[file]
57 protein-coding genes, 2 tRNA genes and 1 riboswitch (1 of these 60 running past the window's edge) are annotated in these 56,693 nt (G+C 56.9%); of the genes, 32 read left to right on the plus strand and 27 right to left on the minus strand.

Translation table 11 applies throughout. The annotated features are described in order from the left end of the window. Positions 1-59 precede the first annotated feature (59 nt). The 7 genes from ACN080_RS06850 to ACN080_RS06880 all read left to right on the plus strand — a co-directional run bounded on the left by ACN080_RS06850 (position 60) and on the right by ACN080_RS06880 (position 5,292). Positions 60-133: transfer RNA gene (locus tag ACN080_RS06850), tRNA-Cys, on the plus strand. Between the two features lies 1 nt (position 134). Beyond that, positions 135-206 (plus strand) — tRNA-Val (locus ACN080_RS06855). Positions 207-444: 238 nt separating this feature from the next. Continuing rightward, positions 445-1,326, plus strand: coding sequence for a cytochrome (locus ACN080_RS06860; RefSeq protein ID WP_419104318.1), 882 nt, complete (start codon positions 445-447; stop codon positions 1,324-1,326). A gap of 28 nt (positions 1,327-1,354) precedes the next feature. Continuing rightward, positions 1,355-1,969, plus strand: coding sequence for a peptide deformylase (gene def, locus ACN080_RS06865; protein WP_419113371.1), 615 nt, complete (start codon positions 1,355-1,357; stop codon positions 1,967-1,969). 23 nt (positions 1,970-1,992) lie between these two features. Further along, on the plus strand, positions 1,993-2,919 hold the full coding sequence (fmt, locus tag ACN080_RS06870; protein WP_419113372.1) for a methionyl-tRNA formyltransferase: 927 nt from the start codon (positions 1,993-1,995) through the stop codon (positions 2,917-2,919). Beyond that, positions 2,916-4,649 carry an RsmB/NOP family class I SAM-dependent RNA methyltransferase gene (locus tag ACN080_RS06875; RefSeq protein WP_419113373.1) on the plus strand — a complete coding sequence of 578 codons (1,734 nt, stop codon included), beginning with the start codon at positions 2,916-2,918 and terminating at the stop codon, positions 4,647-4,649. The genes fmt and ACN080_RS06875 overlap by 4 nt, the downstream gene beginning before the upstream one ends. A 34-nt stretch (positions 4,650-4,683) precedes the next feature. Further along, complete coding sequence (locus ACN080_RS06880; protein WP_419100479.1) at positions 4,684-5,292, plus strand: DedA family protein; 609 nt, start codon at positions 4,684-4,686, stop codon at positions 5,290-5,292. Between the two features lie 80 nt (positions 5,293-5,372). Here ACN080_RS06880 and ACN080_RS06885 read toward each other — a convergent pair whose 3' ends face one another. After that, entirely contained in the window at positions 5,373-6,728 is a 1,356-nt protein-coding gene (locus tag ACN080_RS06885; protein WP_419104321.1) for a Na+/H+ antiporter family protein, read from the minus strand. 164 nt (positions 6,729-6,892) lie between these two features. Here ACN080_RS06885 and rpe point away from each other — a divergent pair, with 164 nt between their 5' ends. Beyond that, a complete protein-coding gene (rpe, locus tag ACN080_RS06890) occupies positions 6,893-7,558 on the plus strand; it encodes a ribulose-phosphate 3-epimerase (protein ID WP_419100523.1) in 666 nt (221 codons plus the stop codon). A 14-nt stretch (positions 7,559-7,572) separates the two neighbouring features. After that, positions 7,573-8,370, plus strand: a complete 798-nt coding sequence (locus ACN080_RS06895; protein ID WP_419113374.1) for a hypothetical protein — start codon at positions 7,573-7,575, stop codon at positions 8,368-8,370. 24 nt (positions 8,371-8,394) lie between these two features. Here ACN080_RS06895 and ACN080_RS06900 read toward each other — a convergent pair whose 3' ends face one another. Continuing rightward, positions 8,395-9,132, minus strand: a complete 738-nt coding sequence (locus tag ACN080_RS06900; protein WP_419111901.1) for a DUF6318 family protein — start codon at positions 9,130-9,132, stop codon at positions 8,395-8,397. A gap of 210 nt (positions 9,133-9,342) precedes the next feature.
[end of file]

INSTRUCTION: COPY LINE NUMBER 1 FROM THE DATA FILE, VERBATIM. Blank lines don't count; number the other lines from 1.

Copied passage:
57 protein-coding genes, 2 tRNA genes and 1 riboswitch (1 of these 60 running past the window's edge) are annotated in these 56,693 nt (G+C 56.9%); of the genes, 32 read left to right on the plus strand and 27 right to left on the minus strand.